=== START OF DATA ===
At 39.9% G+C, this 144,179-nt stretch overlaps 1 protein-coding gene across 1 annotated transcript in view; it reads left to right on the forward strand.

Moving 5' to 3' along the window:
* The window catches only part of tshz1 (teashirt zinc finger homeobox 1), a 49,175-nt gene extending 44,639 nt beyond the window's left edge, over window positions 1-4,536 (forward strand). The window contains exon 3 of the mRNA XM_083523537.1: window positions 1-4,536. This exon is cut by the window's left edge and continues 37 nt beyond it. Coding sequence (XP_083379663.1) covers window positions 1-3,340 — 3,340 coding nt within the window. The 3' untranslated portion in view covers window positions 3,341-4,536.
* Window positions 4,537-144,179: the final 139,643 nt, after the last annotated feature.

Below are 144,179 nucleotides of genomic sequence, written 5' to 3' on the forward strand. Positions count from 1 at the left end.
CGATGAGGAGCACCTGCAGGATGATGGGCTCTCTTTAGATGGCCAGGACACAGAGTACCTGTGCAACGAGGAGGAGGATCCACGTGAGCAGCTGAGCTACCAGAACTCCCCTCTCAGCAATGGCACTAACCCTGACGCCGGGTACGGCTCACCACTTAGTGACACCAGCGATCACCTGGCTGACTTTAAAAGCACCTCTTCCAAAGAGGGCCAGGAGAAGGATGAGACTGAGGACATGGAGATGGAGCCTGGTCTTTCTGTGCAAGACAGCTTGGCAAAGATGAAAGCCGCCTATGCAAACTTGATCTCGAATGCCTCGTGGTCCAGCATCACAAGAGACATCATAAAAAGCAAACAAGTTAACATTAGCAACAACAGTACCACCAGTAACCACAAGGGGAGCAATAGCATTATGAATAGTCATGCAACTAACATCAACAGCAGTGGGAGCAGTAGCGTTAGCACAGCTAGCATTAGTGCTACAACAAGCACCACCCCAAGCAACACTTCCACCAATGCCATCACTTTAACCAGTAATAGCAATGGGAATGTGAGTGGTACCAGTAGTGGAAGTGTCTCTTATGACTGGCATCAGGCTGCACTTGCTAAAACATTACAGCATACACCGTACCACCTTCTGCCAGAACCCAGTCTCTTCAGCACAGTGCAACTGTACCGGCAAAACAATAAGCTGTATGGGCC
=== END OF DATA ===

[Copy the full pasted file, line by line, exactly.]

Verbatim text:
At 39.9% G+C, this 144,179-nt stretch overlaps 1 protein-coding gene across 1 annotated transcript in view; it reads left to right on the forward strand.

Moving 5' to 3' along the window:
* The window catches only part of tshz1 (teashirt zinc finger homeobox 1), a 49,175-nt gene extending 44,639 nt beyond the window's left edge, over window positions 1-4,536 (forward strand). The window contains exon 3 of the mRNA XM_083523537.1: window positions 1-4,536. This exon is cut by the window's left edge and continues 37 nt beyond it. Coding sequence (XP_083379663.1) covers window positions 1-3,340 — 3,340 coding nt within the window. The 3' untranslated portion in view covers window positions 3,341-4,536.
* Window positions 4,537-144,179: the final 139,643 nt, after the last annotated feature.

Below are 144,179 nucleotides of genomic sequence, written 5' to 3' on the forward strand. Positions count from 1 at the left end.
CGATGAGGAGCACCTGCAGGATGATGGGCTCTCTTTAGATGGCCAGGACACAGAGTACCTGTGCAACGAGGAGGAGGATCCACGTGAGCAGCTGAGCTACCAGAACTCCCCTCTCAGCAATGGCACTAACCCTGACGCCGGGTACGGCTCACCACTTAGTGACACCAGCGATCACCTGGCTGACTTTAAAAGCACCTCTTCCAAAGAGGGCCAGGAGAAGGATGAGACTGAGGACATGGAGATGGAGCCTGGTCTTTCTGTGCAAGACAGCTTGGCAAAGATGAAAGCCGCCTATGCAAACTTGATCTCGAATGCCTCGTGGTCCAGCATCACAAGAGACATCATAAAAAGCAAACAAGTTAACATTAGCAACAACAGTACCACCAGTAACCACAAGGGGAGCAATAGCATTATGAATAGTCATGCAACTAACATCAACAGCAGTGGGAGCAGTAGCGTTAGCACAGCTAGCATTAGTGCTACAACAAGCACCACCCCAAGCAACACTTCCACCAATGCCATCACTTTAACCAGTAATAGCAATGGGAATGTGAGTGGTACCAGTAGTGGAAGTGTCTCTTATGACTGGCATCAGGCTGCACTTGCTAAAACATTACAGCATACACCGTACCACCTTCTGCCAGAACCCAGTCTCTTCAGCACAGTGCAACTGTACCGGCAAAACAATAAGCTGTATGGGCC